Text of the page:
Chevron & Transocean Back in the Dock Over Oil Spills

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CorpWatch Blog

Chevron & Transocean Back in the Dock Over Oil Spills

Brazil has demanded that 17 Chevron and Transocean executives surrender their passports while they await the outcome of criminal charges brought against them for a spill that took place off the coast of Rio de Janeiro last November. The company has also been sued for $11 billion in damages by a Brazilian federal prosecutor.

Chevron has issued a statement claiming the charges are "outrageous and without merit."  "We have sought to perform our operations in full compliance with Brazilian laws and industry practices and to comply with all applicable licenses and authorizations," says a company press release issued Wednesday.

The jury is still out on the facts of the case. But it is hard to sympathize with a company that has played fast and loose with national justice systems in order to avoid paying compensation for toxic spills of immense proportions in the Ecuador by Texaco, a company that Chevron merged with in 2001.

Between 1964 to 1992 Texaco admitted to dumping more than 16 billion gallons of toxic "water of formation" into the streams and rivers used by local inhabitants for their drinking water, decimating indigenous groups and causing dramatically increased rates of cancer, according to a summary from Rainforest Action Network.

In 2002, Chevron asked for a trial in Ecuador to avoid a U.S. court battle. Eight years and 220,000 pages of evidence later, the courts ordered the company to pay $18.2 billion in damages. Chevron appealed but the Ecuadorean appellate court ruled against them on January 3, 2012. Now the company is attempting to have the judgement thrown out by a secret arbitration panel under a provision in the U.S. Ecuador Bi-Lateral Trade Agreement.

"Chevron won't pay to clean up the toxic oil waste it deliberately dumped in the Ecuadorian Amazon, which has resulted in a human health crisis for the people living in the region. But it will pay thousands to lobby state leaders and ambassadors to extend its extreme investor rights, and continue to evade justice elsewhere," said Ginger Cassady, campaign director at Rainforest Action Network.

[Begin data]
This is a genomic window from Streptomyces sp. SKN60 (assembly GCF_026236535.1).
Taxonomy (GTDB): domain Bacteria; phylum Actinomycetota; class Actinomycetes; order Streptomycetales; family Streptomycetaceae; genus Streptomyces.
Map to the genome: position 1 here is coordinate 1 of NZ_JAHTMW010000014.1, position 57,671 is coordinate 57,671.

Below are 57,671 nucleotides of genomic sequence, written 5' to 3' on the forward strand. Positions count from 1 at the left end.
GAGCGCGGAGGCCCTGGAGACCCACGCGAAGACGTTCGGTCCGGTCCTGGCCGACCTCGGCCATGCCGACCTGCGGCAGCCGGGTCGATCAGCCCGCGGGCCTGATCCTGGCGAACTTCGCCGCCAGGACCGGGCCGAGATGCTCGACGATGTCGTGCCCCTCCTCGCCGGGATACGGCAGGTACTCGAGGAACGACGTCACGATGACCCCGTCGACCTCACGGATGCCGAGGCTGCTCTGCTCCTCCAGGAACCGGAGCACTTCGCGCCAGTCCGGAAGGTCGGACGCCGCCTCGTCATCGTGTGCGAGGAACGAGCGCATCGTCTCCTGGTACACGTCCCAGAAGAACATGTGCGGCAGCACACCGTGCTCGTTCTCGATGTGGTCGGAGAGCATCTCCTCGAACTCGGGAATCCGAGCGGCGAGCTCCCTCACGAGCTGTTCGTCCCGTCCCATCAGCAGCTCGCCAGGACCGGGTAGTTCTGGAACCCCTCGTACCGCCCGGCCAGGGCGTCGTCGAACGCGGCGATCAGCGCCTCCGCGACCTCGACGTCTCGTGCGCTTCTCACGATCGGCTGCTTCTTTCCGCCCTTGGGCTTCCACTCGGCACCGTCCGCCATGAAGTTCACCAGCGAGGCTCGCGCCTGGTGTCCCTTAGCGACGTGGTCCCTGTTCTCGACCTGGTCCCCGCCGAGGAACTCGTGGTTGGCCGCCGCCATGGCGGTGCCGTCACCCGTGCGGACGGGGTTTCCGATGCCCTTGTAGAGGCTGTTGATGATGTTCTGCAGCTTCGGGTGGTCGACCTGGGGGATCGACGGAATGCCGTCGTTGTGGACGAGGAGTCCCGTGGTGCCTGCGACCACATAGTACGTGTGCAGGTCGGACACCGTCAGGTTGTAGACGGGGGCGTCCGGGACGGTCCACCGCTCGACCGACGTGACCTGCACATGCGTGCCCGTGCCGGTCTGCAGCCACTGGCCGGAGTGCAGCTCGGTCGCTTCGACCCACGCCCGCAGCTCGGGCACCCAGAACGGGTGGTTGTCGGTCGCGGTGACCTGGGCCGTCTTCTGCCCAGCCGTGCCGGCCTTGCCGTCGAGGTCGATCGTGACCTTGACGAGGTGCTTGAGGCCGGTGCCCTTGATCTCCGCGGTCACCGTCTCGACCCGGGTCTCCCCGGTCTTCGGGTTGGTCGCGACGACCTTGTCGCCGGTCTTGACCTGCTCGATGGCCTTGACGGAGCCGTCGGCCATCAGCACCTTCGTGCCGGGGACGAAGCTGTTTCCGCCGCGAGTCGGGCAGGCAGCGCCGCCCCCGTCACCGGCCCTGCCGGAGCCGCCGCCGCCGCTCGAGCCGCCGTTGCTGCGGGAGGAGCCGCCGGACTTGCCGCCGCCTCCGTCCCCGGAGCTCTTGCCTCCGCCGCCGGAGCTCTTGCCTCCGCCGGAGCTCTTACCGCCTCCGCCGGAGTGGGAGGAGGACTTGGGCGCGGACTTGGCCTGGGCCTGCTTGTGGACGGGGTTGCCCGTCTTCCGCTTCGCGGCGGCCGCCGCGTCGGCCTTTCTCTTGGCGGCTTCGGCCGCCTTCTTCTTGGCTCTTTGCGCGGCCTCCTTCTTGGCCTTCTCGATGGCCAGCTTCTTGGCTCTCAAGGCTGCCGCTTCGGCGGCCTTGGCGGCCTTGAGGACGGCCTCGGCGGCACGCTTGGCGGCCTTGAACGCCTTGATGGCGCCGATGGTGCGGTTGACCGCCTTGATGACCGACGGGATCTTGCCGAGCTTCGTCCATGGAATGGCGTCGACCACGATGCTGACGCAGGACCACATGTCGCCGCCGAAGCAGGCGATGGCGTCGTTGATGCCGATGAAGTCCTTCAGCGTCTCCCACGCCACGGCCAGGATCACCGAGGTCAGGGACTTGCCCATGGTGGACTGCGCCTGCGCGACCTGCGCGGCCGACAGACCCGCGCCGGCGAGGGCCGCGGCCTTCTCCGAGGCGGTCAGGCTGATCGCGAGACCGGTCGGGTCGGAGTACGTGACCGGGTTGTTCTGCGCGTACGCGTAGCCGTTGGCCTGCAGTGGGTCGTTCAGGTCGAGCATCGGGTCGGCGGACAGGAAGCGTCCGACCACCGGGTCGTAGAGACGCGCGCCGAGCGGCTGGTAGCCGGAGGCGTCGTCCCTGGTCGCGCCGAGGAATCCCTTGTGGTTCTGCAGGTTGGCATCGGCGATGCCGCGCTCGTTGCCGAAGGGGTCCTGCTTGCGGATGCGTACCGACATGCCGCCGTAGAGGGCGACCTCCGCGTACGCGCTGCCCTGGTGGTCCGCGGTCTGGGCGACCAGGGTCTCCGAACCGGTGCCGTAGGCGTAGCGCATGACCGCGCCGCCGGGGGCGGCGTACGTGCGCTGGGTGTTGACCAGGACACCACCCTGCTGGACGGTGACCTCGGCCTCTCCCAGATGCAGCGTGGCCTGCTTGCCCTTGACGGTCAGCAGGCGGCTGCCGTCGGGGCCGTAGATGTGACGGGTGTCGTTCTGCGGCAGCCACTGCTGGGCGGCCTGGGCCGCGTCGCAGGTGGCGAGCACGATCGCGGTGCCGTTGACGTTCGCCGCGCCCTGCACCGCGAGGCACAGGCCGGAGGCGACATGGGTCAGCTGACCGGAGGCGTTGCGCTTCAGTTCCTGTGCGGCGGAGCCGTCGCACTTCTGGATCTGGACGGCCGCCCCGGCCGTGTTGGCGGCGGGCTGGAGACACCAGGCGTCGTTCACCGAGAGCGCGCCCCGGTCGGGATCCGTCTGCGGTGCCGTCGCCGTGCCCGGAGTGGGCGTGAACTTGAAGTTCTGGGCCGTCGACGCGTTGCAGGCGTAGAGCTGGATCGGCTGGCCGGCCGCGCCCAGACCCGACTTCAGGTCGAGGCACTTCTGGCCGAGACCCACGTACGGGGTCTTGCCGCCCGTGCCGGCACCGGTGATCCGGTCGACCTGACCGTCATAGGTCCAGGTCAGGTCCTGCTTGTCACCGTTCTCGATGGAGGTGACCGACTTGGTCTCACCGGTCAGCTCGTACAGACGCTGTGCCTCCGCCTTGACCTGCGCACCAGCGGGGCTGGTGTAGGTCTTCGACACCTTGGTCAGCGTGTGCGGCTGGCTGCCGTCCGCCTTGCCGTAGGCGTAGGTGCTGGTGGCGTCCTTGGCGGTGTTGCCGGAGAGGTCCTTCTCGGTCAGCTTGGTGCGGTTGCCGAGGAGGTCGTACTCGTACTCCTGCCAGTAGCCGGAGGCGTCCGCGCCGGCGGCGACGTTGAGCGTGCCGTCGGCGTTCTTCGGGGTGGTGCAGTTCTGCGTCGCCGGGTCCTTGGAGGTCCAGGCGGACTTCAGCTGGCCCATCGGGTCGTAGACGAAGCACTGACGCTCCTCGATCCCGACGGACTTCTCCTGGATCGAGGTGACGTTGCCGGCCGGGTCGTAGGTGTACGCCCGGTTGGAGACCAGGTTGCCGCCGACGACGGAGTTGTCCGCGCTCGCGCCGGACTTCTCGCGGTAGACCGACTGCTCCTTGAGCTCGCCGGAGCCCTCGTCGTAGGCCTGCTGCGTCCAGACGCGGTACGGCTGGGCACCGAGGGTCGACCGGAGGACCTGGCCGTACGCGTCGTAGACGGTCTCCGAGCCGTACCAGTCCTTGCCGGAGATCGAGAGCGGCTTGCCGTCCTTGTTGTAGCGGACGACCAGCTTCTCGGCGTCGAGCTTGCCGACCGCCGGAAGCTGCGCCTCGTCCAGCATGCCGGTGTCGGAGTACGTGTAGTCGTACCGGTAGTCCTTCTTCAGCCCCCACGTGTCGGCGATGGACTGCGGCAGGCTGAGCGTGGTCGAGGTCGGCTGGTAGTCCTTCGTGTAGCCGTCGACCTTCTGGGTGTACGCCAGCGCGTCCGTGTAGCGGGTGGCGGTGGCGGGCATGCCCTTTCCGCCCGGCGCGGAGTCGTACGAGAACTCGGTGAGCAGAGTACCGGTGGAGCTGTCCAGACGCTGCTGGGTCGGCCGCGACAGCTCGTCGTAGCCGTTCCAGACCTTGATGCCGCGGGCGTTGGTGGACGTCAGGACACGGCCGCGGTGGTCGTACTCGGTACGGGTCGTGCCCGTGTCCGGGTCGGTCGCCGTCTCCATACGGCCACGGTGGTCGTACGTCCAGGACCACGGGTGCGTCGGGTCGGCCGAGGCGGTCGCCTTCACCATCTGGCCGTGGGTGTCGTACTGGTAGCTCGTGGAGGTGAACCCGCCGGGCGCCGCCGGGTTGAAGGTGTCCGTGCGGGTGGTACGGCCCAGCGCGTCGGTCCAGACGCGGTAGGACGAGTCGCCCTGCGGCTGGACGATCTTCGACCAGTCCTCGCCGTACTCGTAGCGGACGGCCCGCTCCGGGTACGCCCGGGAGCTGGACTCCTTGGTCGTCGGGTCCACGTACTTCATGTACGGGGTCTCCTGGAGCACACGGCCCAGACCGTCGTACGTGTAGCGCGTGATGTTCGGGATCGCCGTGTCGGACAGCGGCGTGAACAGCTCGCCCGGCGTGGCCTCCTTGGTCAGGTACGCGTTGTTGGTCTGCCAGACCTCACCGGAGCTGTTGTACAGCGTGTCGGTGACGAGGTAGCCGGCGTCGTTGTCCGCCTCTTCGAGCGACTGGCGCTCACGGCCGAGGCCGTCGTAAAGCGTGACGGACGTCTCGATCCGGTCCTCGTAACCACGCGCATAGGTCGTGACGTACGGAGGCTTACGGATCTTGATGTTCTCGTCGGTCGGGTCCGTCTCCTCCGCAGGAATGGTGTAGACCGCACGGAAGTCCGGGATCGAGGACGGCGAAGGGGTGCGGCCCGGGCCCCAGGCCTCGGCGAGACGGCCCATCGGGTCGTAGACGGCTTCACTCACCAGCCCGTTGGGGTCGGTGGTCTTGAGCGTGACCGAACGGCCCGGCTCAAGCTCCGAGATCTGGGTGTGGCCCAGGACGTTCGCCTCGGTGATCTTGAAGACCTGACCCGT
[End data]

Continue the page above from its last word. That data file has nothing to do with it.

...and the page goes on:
Transocean, which is one of the largest offshore drilling contractors, has also been in trouble over oil spills. The U.S. company, which is headquartered in Switzerland was implicated in the Deepwater Horizon explosion that killed 11 men on April 10, 2010. Approximately 4.9 million barrels of oil were spilled into the Gulf of Mexico which caused major damage to the local marine environment and the fishing and tourism industries.

A Wall Street Journal review found that the company was involved in "three of every four incidents that triggered federal investigations into safety and other problems on deepwater drilling rigs in the Gulf of Mexico since 2008." The newspaper noted that Transocean has accounted for 24 of the 33 incidents investigated by the U.S. Minerals Management Service despite during that time owning fewer than half the Gulf of Mexico rigs operating in more than 3,000 feet of water.
Oil companies rank among the most profitable in the world. Chevron pulled in $26.9 billion in profits last year and Transocean made close to a billion dollars. Surely they could spare some of that money to pay for the clean-up of the mess they leave behind?

Pratap Chatterjee

Pratap Chatterjee is the author of two books about the war on terror: Halliburton's Army: How a Well-Connected Texas Oil Company Revolutionized the Way America Makes War and Iraq, Inc. (Seven Stories Press, 2004). He is the executive director of CorpWatch and serves on the board of both Amnesty USA and the Corporate Europe Observatory.

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